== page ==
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Election Day 2016 recap: What Tri-State voters need to know

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Posted at 3:23 AM, Nov 09, 2016
and last updated 2016-11-09 03:23:02-05

Amid the flash and dazzle of the controversial presidential election, several local races also saw upsets and landslide victories.

Here’s a rundown of what happened while we were all glued to the electoral map:

Presidential election closes on a cliffhanger

Despite much ado about Donald Trump’s refusal to say he would concede if he lost Tuesday’s election, it was Hillary Clinton who declined to publicly concede when the electoral tide turned in Trump’s favor. Her campaign manager, John Podesta, told attendees at her would-be victory rally to go home and rest Tuesday night while they waited for final election tallies.

"Several states are too close to call. So we're not going to have anything more to say tonight," Podesta said.

The Associated Press, however, called the election for Trump, and Clinton conceded privately to Trump around 2:45 a.m. The victorious candidate addressed a crowd of supporters in New York City to celebrate one of the most stunning upsets in American political history.

"It is time for us to come together as one united people," he said. “For those who have chosen not to support me in the past, of which there were a few people, I am reaching out to you for your guidance and your help so we can work together and unify our great country."

Read more about Trump's victory here.

Hamilton County Commission race gets a cliffhanger, too

Democratic challenger Denise Driehaus and Republican incumbent Dennis Deters also found themselves at the center of a too-close-to-call race, although in this case preliminary results placed Driehaus ahead of her opponent — albeit by less than one percent. The outcome of the race will likely be determined by the thousands of provisional ballots that have not yet been counted, election officials said Tuesday, and voters may not know the final outcome until after Thanksgiving.

A Driehaus win would swing control of the Republican-controlled commission to Democrats, which hasn’t happened in a decade.

Read more about the candidates and the road forward as we wait for a winner.

Republicans oust Stumbo, claim the South

Donald Trump’s popularity in Kentucky created a wave that carried other Republicans to victory on a state level Tuesday. Kentucky House Speaker Greg Stumbo, along with several Democratic colleagues, was unseated by Republican candidates such as Larry Brown. Republicans now control every House of Representatives in the southern United States and hold their first Kentucky House majority since 1920.

Read more about the shifting landscape of the South here.

Eric Holcomb to succeed Mike Pence as governor of Indiana

Unless the results of the presidential election are somehow overturned, Indiana Gov. Mike Pence will become Vice President of the United States in January. Stepping in to fill his gubernatorial shoes will be Lt. Governor and GOP nominee Eric Holcomb, who beat Democratic challenger John Gregg. Holcomb shied away from taking a strong position on Pence’s deeply controversial Religious Freedom Restoration Act during his campaign.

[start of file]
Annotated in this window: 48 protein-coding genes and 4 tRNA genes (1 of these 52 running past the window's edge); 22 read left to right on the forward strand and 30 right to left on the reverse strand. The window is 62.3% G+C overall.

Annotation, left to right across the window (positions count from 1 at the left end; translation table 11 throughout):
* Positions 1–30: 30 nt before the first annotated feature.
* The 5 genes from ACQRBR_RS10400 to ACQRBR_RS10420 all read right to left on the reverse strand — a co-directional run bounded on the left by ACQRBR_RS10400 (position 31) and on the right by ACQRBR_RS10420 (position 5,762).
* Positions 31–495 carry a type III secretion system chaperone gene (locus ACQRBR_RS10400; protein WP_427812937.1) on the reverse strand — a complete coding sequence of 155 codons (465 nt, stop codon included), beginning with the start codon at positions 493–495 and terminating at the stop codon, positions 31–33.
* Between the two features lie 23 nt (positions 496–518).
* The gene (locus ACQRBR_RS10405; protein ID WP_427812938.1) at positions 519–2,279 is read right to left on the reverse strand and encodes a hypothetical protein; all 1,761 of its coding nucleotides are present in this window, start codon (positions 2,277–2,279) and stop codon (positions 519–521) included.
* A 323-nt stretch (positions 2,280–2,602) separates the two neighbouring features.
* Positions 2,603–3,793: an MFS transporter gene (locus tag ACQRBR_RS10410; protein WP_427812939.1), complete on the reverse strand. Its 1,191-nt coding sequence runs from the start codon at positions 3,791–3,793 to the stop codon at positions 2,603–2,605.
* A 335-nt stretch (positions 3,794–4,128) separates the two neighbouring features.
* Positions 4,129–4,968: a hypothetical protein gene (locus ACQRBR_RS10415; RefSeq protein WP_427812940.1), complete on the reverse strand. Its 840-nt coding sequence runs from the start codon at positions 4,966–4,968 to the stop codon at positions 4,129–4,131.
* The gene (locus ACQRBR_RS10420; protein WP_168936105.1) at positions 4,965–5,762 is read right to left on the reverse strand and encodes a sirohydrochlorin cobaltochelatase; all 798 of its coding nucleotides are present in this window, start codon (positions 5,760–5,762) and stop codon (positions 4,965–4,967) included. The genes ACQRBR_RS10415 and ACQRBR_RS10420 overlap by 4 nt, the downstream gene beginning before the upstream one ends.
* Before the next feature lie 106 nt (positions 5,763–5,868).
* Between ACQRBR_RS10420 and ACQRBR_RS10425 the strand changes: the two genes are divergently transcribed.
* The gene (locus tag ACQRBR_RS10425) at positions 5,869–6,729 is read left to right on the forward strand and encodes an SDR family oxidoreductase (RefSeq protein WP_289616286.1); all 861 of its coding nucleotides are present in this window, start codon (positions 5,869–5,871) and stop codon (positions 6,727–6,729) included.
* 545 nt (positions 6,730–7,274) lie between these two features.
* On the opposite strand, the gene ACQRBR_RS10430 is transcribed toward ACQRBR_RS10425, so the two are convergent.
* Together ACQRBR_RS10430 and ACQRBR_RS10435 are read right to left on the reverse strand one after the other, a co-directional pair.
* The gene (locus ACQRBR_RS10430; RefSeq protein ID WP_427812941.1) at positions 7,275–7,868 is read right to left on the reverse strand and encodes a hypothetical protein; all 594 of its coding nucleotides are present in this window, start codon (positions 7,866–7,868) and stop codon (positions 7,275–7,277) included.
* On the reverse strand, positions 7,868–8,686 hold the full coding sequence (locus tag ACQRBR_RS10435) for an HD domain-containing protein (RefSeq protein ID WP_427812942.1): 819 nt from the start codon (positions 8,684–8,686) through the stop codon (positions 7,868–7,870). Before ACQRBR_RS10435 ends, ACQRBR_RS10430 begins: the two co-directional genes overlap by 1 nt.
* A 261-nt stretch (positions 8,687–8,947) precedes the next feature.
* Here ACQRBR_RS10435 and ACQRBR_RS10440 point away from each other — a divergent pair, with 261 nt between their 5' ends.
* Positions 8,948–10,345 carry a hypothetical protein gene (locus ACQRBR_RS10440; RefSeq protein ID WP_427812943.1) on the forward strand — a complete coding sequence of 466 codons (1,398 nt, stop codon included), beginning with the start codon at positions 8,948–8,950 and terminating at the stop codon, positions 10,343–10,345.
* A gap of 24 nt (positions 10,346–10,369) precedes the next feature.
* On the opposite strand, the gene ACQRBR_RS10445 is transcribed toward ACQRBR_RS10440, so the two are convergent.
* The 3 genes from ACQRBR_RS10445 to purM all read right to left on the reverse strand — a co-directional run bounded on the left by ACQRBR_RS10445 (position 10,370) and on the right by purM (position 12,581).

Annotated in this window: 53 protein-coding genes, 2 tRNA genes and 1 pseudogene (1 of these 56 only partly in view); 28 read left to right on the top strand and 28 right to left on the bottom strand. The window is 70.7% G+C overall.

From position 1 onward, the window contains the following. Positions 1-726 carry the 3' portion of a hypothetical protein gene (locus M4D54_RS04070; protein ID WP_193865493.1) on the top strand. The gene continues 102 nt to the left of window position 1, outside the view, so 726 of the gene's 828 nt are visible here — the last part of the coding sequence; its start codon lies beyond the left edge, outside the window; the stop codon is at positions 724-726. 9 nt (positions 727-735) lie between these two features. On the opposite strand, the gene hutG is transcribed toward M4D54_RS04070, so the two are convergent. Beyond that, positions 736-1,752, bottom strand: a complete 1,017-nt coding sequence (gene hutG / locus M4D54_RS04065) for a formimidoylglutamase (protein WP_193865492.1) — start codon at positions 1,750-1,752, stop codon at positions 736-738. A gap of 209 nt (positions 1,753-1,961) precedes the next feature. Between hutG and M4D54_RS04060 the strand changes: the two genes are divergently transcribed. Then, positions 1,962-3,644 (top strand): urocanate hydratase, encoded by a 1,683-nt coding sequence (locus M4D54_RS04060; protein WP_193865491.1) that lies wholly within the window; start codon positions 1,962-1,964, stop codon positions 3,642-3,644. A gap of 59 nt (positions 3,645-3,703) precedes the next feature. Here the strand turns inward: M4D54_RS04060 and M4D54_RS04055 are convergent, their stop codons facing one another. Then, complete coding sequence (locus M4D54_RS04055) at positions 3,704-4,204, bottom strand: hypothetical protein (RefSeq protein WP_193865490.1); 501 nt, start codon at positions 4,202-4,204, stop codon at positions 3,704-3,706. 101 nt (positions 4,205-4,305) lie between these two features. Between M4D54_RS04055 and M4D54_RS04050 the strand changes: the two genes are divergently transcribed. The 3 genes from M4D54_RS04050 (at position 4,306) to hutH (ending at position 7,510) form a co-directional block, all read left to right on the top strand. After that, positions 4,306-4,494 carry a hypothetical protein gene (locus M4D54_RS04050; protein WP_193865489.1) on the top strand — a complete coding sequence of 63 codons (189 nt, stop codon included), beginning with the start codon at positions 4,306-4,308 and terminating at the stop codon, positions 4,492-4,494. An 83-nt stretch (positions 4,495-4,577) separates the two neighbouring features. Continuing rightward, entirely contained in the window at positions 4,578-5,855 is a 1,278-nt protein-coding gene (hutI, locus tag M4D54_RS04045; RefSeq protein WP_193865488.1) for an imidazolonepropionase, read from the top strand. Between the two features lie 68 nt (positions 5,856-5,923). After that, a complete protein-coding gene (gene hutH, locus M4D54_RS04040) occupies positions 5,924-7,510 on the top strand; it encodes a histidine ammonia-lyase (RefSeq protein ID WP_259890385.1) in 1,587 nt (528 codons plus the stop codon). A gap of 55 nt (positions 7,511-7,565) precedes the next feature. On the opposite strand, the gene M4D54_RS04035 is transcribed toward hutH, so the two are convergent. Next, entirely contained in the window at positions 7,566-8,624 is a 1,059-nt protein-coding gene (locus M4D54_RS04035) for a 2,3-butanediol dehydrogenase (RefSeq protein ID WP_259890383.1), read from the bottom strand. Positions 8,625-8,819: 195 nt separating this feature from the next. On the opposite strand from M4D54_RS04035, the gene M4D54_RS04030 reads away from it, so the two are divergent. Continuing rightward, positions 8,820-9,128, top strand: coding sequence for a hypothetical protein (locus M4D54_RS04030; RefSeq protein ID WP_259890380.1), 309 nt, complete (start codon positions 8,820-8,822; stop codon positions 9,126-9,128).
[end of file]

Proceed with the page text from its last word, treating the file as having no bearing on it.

Read more about the GOP's last-minute quest to find a replacement for Pence here.

A strong finish for Issue 44 Strong Start campaign

Sixty-two percent of Cincinnati voters said yes to Issue 44, a school levy that will provide funds for near-universal preschool in the city. The levy will generate an additional $48 million each year for five years, costing the owner of a $100,000 home an additional $27.

$15 million of that sum will go to preschool expansion; the rest will fill Cincinnati Public Schools’ budget deficit. Until Tuesday, the school district had subsisted on the same level of local tax funding for eight years.

Read more about how the levy will work and what programs it will fund here.

A walk in the park for Issue 52

Voters approved a levy to fund Great Parks of Hamilton County, which has historically relied on taxes for 55 percent of its funding. The levy will cost the owner of a $100,000 home an additional $35 each year for 10 years, and the funds will be used to protect green space, maintain trails, upgrade facilities and make parks more accessible for people with disabilities.

Read more about the levy here.

Portman wins, keeping Senate seat for Republicans

Ohio U.S. Sen. Rob Portman’s seat was once considered a manageable flip for the Democrats, and former Gov. Ted Strickland made a good go of his attempt to unseat the incumbent. Ultimately, however, Portman’s financial advantage - he raised close to $15 million more than Strickland - and successful efforts to brand his opponent as “Retread Ted” carried him to victory.

Portman distanced himself from Donald Trump during the election, but enjoyed the support of former Republican Presidents George H.W. Bush and George W. Bush, in whose administrations he served.

Read more about how Portman's team clinched his victory here.

Aftab Pureval ousts Winkler

Tracy Winkler has one of the most recognizable last names in Hamilton County politics, but she lost her position as Clerk of Courts to newcomer Aftab Pureval. Pureval, a 34-year-old attorney, campaigned on a platform of increasing court accessibility and disentangling the court system from webs of local political affiliation.

Read more about Aftab's campaign and what he hopes to do for Hamilton County.

Jim Neil wins re-election as Hamilton County Sheriff

Democrat Jim Neil is projected to win re-election and serve another four-year term as Hamilton County Sheriff, according to unofficial Hamilton County election results.

Read more about Neil's victory here.

Want to see all the other election results? Click here